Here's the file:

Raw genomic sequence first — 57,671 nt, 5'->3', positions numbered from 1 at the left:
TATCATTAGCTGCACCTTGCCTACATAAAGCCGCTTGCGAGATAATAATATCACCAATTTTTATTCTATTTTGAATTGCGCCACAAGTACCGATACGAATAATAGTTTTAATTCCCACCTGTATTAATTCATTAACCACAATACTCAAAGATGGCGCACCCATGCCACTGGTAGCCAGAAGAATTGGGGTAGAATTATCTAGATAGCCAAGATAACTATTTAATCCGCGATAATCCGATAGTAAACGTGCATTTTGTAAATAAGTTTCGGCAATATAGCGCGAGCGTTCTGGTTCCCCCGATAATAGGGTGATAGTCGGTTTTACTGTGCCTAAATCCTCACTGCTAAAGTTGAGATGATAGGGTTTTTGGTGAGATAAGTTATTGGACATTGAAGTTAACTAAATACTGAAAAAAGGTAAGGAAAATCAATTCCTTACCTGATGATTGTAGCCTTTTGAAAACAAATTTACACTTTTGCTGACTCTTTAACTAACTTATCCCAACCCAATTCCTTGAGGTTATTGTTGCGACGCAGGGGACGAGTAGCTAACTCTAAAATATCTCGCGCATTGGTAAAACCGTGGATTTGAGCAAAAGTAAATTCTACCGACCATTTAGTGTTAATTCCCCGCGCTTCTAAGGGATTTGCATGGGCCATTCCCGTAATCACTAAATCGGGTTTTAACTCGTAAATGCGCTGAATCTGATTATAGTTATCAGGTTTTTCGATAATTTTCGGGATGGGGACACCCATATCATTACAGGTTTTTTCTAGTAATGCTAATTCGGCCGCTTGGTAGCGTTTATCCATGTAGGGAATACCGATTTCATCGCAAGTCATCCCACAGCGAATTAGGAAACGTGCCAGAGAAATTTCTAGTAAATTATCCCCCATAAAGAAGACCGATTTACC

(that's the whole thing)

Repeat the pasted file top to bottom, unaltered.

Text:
Raw genomic sequence first — 57,671 nt, 5'->3', positions numbered from 1 at the left:
TATCATTAGCTGCACCTTGCCTACATAAAGCCGCTTGCGAGATAATAATATCACCAATTTTTATTCTATTTTGAATTGCGCCACAAGTACCGATACGAATAATAGTTTTAATTCCCACCTGTATTAATTCATTAACCACAATACTCAAAGATGGCGCACCCATGCCACTGGTAGCCAGAAGAATTGGGGTAGAATTATCTAGATAGCCAAGATAACTATTTAATCCGCGATAATCCGATAGTAAACGTGCATTTTGTAAATAAGTTTCGGCAATATAGCGCGAGCGTTCTGGTTCCCCCGATAATAGGGTGATAGTCGGTTTTACTGTGCCTAAATCCTCACTGCTAAAGTTGAGATGATAGGGTTTTTGGTGAGATAAGTTATTGGACATTGAAGTTAACTAAATACTGAAAAAAGGTAAGGAAAATCAATTCCTTACCTGATGATTGTAGCCTTTTGAAAACAAATTTACACTTTTGCTGACTCTTTAACTAACTTATCCCAACCCAATTCCTTGAGGTTATTGTTGCGACGCAGGGGACGAGTAGCTAACTCTAAAATATCTCGCGCATTGGTAAAACCGTGGATTTGAGCAAAAGTAAATTCTACCGACCATTTAGTGTTAATTCCCCGCGCTTCTAAGGGATTTGCATGGGCCATTCCCGTAATCACTAAATCGGGTTTTAACTCGTAAATGCGCTGAATCTGATTATAGTTATCAGGTTTTTCGATAATTTTCGGGATGGGGACACCCATATCATTACAGGTTTTTTCTAGTAATGCTAATTCGGCCGCTTGGTAGCGTTTATCCATGTAGGGAATACCGATTTCATCGCAAGTCATCCCACAGCGAATTAGGAAACGTGCCAGAGAAATTTCTAGTAAATTATCCCCCATAAAGAAGACCGATTTACC